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Jaffa ice-cream

Jaffa ice-cream

Lindt orange_intense chocolateI’ve had a block of Lindt Orange Intense chocolate in the pantry for a few weeks with the intention of turning it into jaffa ice-cream.  I also bought some navel oranges (for the zest), so there’s been no excuse not to make some, which I did yesterday.

As it’s been a while since I made chocolate ice-cream, and considering our chooks have really slowed down their egg laying recently, I needed a change from my usual eight egg yolk custard.

My daughter gave me David Lebovitz’s The Perfect Scoop for Christmas last year, so I figured what better first point of reference for my jaffa ice-cream custard.

I based my ice-cream on the book’s Chocolate Ice Cream recipe, especially as he uses cocoa powder as well as block chocolate, which I liked the sound of.  But that’s about where it ended.

For starters, I didn’t have a full two cups of cream as required in David’s recipe, nor was I prepared to do all the steps he takes.  It did inspire and motivate me to just get to it though, and I must say the custard tasted insanely delicious.  As does the ice-cream.

Being easter time, I thought something special was called for, so I made and served the ice-cream with Lime & Vanilla tuille cupsJaffa ice-cream in tuille bowlRather than baking the tuilles, I came up with the brilliant idea to save time and cooked them in my toasted sandwich press!  It worked a treat, even if the finished items are less than perfect.  I didn’t mind, they are a bit of fun – thin, crunchy and tasty, which is just what you want in a tuille.

In the interests of brevity, I have written the tuille recipe as a separate post.

Jaffa ice-cream

6 egg yolks
1,1/2 cups pouring cream
1,1/2 cups full cream milk
3/4 cup sugar
2 tablespoons Dutch cocoa powder
pinch sea salt
1/2 teaspoon vanilla extract
grated rind of one orange
1x 100g block Lindt Orange Intense chocolate, broken into pieces


In a medium saucepan add the milk, cream, salt and cocoa.  Heat gently, stirring, until the cocoa is thoroughly mixed.

Cocoa in milk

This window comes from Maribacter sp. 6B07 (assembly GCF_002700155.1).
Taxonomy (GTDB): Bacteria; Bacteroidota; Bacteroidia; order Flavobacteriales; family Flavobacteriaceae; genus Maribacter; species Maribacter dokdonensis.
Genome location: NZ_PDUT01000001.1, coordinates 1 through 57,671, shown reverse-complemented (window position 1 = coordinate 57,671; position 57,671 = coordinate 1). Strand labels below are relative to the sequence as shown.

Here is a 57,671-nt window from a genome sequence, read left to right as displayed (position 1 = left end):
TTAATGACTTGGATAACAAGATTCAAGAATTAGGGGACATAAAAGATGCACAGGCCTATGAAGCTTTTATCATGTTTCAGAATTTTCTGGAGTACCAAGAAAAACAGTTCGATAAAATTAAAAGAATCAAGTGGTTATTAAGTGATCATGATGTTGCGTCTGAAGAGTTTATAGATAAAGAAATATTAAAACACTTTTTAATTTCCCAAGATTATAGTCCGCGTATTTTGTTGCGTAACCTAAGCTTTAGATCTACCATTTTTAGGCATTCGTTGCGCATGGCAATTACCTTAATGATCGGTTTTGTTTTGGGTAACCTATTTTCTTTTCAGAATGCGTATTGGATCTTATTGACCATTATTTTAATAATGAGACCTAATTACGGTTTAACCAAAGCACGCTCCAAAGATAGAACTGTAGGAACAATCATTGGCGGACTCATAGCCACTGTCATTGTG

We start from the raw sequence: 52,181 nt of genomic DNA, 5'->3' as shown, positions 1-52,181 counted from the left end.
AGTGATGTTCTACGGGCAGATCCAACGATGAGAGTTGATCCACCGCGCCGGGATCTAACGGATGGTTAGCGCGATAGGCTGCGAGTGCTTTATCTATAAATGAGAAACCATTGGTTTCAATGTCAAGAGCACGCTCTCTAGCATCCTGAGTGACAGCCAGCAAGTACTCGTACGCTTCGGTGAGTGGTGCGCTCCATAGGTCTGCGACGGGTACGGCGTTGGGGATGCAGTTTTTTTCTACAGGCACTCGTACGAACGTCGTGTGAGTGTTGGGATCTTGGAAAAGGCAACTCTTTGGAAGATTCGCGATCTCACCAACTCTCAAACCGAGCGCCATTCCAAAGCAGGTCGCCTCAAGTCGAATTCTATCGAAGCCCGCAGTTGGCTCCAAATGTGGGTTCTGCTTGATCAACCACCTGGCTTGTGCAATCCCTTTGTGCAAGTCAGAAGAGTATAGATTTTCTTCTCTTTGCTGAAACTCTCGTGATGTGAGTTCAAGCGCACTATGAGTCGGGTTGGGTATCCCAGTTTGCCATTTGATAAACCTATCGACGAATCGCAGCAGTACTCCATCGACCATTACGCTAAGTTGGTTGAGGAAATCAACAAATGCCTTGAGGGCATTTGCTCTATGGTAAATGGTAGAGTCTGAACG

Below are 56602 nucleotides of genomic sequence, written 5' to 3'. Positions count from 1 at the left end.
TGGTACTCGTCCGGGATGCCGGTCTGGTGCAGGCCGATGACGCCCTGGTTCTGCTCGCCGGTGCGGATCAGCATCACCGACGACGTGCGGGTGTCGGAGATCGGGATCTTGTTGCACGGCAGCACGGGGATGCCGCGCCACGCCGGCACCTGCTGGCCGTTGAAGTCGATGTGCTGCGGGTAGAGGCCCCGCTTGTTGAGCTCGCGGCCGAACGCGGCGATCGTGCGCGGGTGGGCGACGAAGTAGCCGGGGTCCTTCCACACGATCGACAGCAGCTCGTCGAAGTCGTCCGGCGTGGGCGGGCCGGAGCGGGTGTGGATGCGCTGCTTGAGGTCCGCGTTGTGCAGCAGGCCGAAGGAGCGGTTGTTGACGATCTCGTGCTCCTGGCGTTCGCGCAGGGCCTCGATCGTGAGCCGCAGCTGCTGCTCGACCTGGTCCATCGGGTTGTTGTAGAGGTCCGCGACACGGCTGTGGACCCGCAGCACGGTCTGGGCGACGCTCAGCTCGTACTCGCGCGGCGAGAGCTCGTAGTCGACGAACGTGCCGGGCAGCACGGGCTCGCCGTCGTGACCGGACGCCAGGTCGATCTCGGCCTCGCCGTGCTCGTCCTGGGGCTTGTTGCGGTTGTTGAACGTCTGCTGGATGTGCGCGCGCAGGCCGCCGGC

Cocoa in milk

Bring to a simmering point and turn off heat.  Add the orange zest and let sit to infuse 10 minutes.  Strain into a jug.

Place the egg yolks into the bowl of an electric mixer.  Add the sugar and whisk until the yolks are pale and fluffy.  Add vanilla extract.

While still whisking, very slowly drizzle the warm chocolate milk mixture into the egg yolks.  Be very careful here – you don’t want to end up with scrambled eggs!  Not nice.  Not nice at all.

When all the chocolate milk is mixed through your egg/sugar mix, transfer to a double boiler and cook, stirring constantly, over hot water until the custard is thick.

Cooked custard

Custard is ready

You’ll know it’s ready when you run your finger through your spoon and it separates.  I keep a rice paddle for this job as I find it stirs custard really well.

Broken_Lindt chocolate

Plop the chocolate pieces into the hot custard and keep stirring until the chocolate is completely melted.

The Lindt Orange Intense also has little bits of stuff through it, which adds a nice texture to the finished ice-cream.

Sit the custard over a bowl with ice-cold water or place into a water bath for a few minutes to cool down and stop it cooking.  Pour into a clean jug, cover with cling film so the film is touching the top of the custard (this prevents a skin from forming on top of the custard) and refrigerate until thoroughly chilled – around 6 hours.

When chilled, churn in your ice-cream maker as per the manufacturer’s instructions.

freshly churned Jaffa ice-cream

Freshly churned jaffa ice-cream ready for the freezer

I was blown away by how glossy and beautiful this recipe turned out when churned.  It looks and tastes amazing.


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